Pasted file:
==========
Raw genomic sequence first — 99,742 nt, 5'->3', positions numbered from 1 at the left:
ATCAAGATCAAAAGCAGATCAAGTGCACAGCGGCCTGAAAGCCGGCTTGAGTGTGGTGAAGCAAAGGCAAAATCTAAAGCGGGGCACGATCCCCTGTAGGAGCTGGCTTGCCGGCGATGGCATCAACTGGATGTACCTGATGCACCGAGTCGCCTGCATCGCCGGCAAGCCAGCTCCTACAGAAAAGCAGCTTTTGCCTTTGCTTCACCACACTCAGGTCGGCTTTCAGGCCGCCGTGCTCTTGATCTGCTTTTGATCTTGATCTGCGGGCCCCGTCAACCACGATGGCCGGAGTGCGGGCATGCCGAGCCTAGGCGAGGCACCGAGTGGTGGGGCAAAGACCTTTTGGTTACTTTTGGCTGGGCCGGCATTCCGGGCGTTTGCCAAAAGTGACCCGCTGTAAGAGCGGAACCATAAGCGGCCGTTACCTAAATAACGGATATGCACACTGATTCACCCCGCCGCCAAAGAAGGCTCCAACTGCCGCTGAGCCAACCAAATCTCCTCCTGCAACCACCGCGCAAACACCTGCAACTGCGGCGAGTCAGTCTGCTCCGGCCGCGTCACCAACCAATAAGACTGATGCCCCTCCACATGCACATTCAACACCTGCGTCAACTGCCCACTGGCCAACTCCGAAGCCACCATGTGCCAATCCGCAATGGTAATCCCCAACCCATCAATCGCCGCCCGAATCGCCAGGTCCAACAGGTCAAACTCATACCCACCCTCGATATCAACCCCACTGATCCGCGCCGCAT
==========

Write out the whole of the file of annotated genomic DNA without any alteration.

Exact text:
Raw genomic sequence first — 99,742 nt, 5'->3', positions numbered from 1 at the left:
ATCAAGATCAAAAGCAGATCAAGTGCACAGCGGCCTGAAAGCCGGCTTGAGTGTGGTGAAGCAAAGGCAAAATCTAAAGCGGGGCACGATCCCCTGTAGGAGCTGGCTTGCCGGCGATGGCATCAACTGGATGTACCTGATGCACCGAGTCGCCTGCATCGCCGGCAAGCCAGCTCCTACAGAAAAGCAGCTTTTGCCTTTGCTTCACCACACTCAGGTCGGCTTTCAGGCCGCCGTGCTCTTGATCTGCTTTTGATCTTGATCTGCGGGCCCCGTCAACCACGATGGCCGGAGTGCGGGCATGCCGAGCCTAGGCGAGGCACCGAGTGGTGGGGCAAAGACCTTTTGGTTACTTTTGGCTGGGCCGGCATTCCGGGCGTTTGCCAAAAGTGACCCGCTGTAAGAGCGGAACCATAAGCGGCCGTTACCTAAATAACGGATATGCACACTGATTCACCCCGCCGCCAAAGAAGGCTCCAACTGCCGCTGAGCCAACCAAATCTCCTCCTGCAACCACCGCGCAAACACCTGCAACTGCGGCGAGTCAGTCTGCTCCGGCCGCGTCACCAACCAATAAGACTGATGCCCCTCCACATGCACATTCAACACCTGCGTCAACTGCCCACTGGCCAACTCCGAAGCCACCATGTGCCAATCCGCAATGGTAATCCCCAACCCATCAATCGCCGCCCGAATCGCCAGGTCCAACAGGTCAAACTCATACCCACCCTCGATATCAACCCCACTGATCCGCGCCGCAT